She’s the one who told me about She Writes Press.  I had never heard of them, but when I read about them, my pulse quickened.  They sounded perfect. I contacted Brooke Warner and we scheduled a Skype.  She said my book sounded like a good fit for SWP.  I signed a contract and I started working with the amazing team at She Writes.

I still had a steep climb ahead of me, but luckily the climb was accompanied by some truly magnificent women:  Brooke Warner, a power house and visionary; Annie Tucker, editor extraordinaire; and a host of truly talented authors, all so supportive. The fellowship of authors at SWP is fantastic; they are generous of spirit, freely give advice and tips, and always cheer each other on.  I am grateful beyond measure that I ended up in such an incredible publishing house.

And now I am on a book tour with my very own book. This Way Up was truly a labor of love, and an extreme act of faith.  I believed that if I just kept showing up and kept moving in the direction of my dream that the dawn would come. And it did. So I am here to tell all of you – Don’t give up!  Keep moving in the direction of your dream. It is so worth the journey.

 

Check out  She Writes – it’s a great community of women writers supporting each other. If you are a writer or aspiring to be one, join us there!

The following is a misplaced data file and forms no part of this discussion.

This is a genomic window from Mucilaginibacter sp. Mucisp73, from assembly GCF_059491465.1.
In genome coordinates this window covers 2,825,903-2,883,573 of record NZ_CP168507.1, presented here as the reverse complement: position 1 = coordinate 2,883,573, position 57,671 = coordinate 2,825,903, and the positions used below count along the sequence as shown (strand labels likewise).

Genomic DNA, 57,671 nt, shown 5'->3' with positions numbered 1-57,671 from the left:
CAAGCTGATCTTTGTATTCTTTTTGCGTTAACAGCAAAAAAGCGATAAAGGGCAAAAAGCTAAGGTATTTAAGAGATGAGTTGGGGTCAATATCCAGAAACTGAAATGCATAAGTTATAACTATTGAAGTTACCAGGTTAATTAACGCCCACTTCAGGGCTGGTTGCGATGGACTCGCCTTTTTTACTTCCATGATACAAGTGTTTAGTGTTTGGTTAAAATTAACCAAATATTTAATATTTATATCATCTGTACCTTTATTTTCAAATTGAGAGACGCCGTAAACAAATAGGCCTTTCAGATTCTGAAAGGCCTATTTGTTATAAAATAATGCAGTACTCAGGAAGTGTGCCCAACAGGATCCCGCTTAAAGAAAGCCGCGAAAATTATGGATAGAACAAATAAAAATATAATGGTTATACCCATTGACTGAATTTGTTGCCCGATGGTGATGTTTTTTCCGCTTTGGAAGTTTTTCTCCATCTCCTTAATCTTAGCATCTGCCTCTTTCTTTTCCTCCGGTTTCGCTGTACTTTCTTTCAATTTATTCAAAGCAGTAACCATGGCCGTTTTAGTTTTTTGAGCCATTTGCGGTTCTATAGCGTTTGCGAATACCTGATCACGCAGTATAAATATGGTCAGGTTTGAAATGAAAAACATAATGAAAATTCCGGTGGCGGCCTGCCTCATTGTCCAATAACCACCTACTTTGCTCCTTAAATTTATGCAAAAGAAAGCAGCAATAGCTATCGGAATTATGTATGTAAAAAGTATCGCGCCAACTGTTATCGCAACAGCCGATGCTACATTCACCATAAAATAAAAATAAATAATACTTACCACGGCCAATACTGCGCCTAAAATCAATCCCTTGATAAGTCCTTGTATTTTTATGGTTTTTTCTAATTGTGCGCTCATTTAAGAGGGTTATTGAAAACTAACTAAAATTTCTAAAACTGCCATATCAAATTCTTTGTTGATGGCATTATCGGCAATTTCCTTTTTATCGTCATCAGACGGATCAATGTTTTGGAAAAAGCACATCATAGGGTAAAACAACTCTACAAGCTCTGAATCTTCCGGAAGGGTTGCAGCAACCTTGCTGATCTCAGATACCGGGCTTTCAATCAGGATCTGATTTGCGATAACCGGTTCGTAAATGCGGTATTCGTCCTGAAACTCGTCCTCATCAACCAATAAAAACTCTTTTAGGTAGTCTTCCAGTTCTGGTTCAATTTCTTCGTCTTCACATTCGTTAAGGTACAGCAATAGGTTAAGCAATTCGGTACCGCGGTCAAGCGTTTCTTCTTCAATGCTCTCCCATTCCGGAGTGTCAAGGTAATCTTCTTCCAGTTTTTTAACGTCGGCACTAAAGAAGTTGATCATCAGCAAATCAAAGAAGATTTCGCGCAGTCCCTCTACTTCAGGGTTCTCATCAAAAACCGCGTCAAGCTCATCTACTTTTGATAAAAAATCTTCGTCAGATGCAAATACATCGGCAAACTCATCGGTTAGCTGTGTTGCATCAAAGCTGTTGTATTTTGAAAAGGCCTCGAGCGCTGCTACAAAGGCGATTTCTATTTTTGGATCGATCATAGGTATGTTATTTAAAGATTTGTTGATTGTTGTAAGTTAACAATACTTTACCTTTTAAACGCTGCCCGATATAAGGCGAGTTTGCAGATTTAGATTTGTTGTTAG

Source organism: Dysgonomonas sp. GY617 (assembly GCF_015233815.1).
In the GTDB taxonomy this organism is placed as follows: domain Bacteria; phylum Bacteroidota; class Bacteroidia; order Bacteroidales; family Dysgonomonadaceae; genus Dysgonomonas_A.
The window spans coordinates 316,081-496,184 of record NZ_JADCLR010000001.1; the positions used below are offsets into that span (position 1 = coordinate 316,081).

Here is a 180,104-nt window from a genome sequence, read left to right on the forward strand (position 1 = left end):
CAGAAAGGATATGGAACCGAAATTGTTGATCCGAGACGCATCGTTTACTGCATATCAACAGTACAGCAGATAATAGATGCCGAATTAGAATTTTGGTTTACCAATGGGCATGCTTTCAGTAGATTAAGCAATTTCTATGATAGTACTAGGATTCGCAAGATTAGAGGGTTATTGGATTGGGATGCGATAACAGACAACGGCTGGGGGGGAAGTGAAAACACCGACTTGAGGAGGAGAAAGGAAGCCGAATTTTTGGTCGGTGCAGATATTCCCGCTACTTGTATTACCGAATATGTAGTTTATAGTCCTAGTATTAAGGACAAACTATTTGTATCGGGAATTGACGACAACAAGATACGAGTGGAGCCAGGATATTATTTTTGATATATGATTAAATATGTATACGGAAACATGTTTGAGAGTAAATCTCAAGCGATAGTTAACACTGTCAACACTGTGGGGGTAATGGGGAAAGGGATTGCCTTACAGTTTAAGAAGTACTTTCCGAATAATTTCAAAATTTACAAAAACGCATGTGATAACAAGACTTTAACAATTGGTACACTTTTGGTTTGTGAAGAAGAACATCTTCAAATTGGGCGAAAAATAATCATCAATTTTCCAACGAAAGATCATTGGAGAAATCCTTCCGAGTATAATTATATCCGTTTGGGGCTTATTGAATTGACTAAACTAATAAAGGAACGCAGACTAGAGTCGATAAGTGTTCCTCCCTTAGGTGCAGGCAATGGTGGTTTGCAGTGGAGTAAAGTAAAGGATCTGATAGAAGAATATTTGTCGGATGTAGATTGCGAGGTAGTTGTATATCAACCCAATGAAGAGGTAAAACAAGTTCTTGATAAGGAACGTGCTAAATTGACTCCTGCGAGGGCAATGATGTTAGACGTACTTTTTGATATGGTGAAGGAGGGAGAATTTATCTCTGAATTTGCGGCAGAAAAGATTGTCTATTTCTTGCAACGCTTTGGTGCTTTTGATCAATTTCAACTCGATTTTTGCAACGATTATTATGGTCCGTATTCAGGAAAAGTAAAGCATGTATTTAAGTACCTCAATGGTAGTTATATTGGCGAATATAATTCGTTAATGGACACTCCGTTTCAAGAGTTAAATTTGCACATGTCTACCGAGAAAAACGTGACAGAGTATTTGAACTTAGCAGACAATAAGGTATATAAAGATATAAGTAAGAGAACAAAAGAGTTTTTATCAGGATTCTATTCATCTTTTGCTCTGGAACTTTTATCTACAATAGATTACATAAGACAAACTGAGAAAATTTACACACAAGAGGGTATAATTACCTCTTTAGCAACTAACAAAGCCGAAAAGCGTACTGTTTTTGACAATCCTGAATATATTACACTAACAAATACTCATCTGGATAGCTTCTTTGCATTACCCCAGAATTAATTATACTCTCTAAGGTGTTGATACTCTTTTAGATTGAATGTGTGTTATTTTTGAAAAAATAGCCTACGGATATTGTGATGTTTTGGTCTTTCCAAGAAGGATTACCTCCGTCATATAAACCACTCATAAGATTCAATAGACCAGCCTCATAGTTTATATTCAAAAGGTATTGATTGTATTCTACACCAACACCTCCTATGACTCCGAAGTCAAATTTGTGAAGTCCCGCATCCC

This Way Up

Thank you Darrell for featuring This Way Up in Snowflakes in a Blizzard!

Snowflakes in a Blizzard

 

THE BOOK: This Way Up:  Seven Tools for Unleashing Your Creative Self and Transforming Your Life.

PUBLISHED IN: April 2016.

THE AUTHOR: Patti Clark.

THE EDITOR: Annie Tucker.

THE PUBLISHER:  She Writes Press

Patti ClarkSUMMARY: This Way Up is a story of healing for women who yearn to lead a fuller life, accompanied by a workbook designed to help readers work through personal challenges, discover new inspiration, and harness their creative power…

Women spend so much of life nurturing and giving to others that when they find themselves alone—because of an empty nest, the end of a marriage, or the death of a partner—they often struggle with feeling purposeless. This Way Up provides a step-by-step way out of this sense of loss and into a life filled with enthusiasm, creativity, and joy.

The book centers on the essential wisdom of introspection and on the importance of following one’s dreams…

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Being Too Busy

“Beware the barrenness of a busy life.”